2008/01/19

Human Response to Cognitive Workload

Context: This piece started as a question to a researcher in Psychology.

There's a topic I've been trying to find research results for some time.
I call it "(Human) Cognitive Response to Workload".

There is a bunch of qualitative data for "Physiological response to Workload" available - e.g. US Navy for "stokers" working in different levels of heat.

I found Prof. Lisanne Bainbridge in the UK. She's retired now. Her field is 'mental load' and couldn't point me at research in the area or help me properly phrase my question.
She pointed me at Penny Sanderston, now Prof. at University of Queensland.

What I'm interested in is any information to apply to Software Developers and other Knowledge workers:
  • In the short, medium & longer term (day, week, year) how do you maximise cognitive output?
  • What roles do sleep, recreation & holidays play in 'recharging' cognitive abilities?
  • For different levels (degrees of difficulty) of cognitive task (or skilled manual task) what are the optimum work rates and duty cycles? (ratio of work/rest)
Related areas are Rates of Error & 'tiredness' effect on maximum cognitive task.
[James T. Reason has very good work on "Human Error" and "Organisational Error". His work is used extensively in Aviation and Nuclear safety. He originated "the swiss-cheese" model of accidents.]

From my own work experience and observations of people in the work-place, I know that 80-hour weeks produce significantly less than normal work weeks, that "pulling an all-nighter" is at best a "single-shot" action and needs significant recovery time, and different people have very different work-cycles (e.g. morning & evening people).

'Rework' arising from errors is the dominant use of programmer time in software projects. Error rates rise dramatically with 'pressure' (as in 'crunch time') and extended work hours. The ability to find/resolve errors, especially the more subtle and 'difficult', also reduces with pressure. The programmer time to fix & test an error increases with 'cognitive distance' from it and with pressure/fatigue. The time to find, fix & test an error is much greater than the original creation time (by at least 10-times). Normal programmer output on commercial projects is around 10-100 LOC (Lines of Code) per day (2000 LOC/year/progr). Usual error rates are quoted as around 40-100 errors/kLOC (1,000 LOC). Average time to fix errors (or 'defects') ranges from 8-35 hours/defect. (8 hours is a guesstimate)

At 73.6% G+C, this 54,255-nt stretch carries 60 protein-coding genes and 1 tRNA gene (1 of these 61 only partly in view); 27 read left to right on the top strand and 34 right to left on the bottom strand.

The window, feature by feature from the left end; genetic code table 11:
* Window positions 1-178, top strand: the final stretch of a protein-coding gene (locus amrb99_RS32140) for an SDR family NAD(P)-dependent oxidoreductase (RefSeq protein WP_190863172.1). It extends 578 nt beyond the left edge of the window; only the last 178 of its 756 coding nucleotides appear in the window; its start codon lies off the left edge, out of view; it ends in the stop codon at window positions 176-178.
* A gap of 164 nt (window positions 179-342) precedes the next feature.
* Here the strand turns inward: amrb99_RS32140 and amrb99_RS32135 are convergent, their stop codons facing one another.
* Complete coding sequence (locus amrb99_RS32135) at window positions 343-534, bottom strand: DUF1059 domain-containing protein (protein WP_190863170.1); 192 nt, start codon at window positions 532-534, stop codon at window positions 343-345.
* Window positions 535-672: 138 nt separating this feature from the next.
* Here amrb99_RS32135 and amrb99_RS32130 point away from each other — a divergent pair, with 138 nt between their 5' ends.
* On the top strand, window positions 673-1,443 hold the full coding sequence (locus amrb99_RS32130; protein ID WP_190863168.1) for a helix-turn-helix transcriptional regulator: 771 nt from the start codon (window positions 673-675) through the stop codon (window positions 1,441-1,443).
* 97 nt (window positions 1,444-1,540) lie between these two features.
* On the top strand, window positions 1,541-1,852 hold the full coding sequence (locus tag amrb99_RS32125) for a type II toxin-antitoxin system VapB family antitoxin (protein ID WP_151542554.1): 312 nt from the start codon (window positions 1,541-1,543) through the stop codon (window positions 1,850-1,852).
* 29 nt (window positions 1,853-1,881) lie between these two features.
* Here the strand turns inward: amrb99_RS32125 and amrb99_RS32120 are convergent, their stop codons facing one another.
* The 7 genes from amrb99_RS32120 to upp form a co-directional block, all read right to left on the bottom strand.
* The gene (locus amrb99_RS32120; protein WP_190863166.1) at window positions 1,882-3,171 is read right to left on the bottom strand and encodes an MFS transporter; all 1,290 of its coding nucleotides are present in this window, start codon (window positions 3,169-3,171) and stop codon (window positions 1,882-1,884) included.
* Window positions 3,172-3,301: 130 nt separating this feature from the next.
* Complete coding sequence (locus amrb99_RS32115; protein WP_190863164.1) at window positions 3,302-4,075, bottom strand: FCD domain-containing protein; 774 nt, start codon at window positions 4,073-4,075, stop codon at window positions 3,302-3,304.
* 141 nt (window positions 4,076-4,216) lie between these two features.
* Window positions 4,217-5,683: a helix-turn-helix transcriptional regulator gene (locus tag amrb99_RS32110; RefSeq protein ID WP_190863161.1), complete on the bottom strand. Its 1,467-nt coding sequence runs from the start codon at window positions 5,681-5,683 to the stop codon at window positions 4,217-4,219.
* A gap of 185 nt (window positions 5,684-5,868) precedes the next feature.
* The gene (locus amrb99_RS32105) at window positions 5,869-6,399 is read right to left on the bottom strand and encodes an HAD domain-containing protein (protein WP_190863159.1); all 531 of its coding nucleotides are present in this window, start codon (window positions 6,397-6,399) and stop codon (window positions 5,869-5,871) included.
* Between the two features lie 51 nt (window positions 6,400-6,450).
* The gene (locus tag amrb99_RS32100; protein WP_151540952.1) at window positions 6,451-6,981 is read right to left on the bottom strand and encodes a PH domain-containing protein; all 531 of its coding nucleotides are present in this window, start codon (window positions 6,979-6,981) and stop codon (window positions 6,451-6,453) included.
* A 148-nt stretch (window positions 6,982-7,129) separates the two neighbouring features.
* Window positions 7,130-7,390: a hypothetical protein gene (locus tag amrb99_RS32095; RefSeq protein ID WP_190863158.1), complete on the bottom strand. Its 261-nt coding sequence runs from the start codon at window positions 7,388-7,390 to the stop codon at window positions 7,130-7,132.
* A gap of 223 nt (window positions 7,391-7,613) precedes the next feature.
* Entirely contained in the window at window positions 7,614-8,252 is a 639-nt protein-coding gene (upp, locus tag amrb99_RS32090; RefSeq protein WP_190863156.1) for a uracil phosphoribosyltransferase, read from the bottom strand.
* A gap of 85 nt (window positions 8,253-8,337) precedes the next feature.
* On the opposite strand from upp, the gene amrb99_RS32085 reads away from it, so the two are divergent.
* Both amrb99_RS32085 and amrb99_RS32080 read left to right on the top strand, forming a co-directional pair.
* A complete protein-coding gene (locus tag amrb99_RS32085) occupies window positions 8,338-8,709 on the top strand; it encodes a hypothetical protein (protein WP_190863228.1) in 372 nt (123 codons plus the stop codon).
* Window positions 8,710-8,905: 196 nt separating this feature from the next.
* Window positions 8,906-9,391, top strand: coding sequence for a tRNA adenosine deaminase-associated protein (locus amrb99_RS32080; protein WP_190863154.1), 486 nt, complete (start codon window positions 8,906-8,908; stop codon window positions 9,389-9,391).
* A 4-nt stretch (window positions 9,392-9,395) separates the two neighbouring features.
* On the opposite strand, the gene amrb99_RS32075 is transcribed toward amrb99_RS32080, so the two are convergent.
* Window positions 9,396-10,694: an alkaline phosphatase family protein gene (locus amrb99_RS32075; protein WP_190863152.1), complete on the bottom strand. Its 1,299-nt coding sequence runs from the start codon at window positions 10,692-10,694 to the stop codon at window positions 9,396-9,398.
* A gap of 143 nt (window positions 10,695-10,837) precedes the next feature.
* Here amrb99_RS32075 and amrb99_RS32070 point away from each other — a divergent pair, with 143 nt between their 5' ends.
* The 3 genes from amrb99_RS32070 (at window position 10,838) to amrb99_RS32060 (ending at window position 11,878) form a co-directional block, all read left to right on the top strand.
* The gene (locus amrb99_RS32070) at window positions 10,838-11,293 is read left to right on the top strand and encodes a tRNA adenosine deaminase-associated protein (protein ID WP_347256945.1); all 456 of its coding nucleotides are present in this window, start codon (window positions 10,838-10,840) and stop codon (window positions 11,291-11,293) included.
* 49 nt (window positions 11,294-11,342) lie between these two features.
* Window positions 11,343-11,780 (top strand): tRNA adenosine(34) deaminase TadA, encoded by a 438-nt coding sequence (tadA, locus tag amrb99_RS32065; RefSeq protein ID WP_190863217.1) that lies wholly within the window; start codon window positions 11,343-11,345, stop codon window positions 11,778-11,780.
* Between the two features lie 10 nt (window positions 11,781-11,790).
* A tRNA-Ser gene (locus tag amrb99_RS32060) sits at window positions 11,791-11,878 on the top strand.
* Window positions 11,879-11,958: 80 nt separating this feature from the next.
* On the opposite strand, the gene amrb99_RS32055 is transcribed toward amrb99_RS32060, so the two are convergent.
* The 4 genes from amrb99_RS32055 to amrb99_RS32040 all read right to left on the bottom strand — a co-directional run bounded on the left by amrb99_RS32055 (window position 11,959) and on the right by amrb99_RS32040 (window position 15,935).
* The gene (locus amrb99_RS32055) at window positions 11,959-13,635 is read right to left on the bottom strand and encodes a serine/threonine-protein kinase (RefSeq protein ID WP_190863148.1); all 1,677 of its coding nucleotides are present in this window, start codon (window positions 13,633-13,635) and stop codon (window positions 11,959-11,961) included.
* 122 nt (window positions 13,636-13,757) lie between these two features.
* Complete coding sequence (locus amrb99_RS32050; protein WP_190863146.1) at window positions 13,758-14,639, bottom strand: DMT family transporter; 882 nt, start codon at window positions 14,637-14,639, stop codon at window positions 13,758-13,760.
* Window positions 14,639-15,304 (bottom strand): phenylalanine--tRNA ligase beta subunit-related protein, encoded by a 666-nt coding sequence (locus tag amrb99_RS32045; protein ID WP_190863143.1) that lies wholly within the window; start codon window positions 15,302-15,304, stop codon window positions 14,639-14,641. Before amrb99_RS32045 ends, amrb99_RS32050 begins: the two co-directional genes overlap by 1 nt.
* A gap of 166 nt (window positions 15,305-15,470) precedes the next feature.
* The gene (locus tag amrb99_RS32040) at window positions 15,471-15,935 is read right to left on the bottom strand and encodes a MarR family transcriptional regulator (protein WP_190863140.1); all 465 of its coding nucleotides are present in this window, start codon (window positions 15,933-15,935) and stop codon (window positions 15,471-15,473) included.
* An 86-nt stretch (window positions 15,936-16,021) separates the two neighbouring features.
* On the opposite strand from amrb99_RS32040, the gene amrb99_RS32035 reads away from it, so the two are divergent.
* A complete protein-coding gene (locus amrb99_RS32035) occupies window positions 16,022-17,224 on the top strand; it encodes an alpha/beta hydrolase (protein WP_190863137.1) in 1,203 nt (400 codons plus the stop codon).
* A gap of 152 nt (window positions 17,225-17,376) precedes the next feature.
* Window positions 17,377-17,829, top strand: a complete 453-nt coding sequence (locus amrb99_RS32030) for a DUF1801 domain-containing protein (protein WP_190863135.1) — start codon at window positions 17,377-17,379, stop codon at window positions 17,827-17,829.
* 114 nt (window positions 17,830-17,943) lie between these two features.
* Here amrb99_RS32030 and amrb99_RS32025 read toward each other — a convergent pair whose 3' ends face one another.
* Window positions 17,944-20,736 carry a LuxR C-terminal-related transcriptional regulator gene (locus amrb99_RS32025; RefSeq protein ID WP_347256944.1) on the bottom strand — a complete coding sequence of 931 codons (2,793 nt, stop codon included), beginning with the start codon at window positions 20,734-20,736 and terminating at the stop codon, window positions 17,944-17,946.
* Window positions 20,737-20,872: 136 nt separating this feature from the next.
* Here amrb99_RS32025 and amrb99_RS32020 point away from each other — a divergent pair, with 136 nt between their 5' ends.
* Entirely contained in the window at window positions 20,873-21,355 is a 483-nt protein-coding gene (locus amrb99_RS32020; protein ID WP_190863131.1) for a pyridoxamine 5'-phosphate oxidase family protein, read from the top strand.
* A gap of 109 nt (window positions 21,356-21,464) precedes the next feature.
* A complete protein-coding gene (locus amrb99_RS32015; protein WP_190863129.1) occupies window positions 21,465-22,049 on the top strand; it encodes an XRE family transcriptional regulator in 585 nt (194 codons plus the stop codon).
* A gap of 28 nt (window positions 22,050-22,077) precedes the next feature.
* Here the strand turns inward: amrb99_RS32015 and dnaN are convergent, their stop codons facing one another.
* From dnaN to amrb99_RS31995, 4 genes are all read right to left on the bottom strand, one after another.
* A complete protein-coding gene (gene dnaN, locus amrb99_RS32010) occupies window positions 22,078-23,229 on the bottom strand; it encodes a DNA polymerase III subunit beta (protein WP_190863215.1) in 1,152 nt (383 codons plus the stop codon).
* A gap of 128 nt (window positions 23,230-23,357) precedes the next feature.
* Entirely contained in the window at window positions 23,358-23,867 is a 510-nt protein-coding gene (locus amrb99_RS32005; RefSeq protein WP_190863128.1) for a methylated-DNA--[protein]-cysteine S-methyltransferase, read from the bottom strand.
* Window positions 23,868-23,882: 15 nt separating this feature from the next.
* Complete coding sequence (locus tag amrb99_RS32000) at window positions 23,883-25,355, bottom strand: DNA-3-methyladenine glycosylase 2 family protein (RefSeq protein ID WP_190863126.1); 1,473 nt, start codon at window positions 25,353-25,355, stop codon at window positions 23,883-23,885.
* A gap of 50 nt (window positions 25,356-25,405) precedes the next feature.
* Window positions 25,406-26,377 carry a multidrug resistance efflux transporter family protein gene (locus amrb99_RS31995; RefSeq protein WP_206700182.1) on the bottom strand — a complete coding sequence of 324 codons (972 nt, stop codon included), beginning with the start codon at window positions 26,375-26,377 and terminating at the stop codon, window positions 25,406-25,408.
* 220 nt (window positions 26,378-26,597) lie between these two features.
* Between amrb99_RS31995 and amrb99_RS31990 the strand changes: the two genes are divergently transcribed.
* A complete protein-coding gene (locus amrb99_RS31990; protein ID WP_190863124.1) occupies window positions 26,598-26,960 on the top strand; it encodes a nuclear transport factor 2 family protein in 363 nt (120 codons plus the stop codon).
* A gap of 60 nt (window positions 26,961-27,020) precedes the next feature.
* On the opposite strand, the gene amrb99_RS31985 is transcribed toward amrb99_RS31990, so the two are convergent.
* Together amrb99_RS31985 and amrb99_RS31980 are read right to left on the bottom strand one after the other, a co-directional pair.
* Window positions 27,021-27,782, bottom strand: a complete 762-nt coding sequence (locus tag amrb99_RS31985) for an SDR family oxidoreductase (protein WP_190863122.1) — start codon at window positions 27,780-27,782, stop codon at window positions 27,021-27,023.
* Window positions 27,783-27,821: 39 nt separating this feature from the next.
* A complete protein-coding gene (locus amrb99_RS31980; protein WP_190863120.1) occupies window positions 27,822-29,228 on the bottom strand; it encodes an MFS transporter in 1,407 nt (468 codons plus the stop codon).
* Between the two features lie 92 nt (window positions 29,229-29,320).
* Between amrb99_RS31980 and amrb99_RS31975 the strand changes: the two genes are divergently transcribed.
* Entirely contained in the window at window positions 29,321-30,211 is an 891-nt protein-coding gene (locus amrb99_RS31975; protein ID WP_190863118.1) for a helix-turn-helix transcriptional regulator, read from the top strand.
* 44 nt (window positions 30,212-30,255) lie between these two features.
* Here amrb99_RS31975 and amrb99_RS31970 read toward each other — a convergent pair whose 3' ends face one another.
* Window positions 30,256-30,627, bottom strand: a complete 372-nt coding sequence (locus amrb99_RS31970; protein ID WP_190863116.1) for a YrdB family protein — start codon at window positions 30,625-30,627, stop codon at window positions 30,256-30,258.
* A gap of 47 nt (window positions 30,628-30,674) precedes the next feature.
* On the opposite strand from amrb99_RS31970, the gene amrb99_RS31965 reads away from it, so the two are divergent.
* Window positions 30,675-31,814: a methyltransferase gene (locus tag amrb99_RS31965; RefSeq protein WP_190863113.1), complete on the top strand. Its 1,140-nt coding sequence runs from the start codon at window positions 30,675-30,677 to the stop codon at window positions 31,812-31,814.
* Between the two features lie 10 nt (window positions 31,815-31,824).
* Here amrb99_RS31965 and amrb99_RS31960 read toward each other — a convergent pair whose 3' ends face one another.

Very quickly programmer output becomes negative, i.e. every hour of work leads to more time in rework.
With this description, it is trivially obvious that software projects in this state cannot complete. Every day they continue they get further from delivering.

Mihaly Csikszentmihalyi's work on "Flow" indicates for intense concentration (high degree-of-difficulty cognitive tasks), that programmers should be left uninterrupted (no noise/phones/email/drop-ins) for extended periods.
In what I've read, he doesn't describe the length of optimum work-periods - fatigue must arise.

Programming tasks are obviously not all as hard as one another - but we have no language for "degree-of-difficulty" and therefore any way to describe or manage it. Nor can it be included in Project Management plans. This is another important but related problem.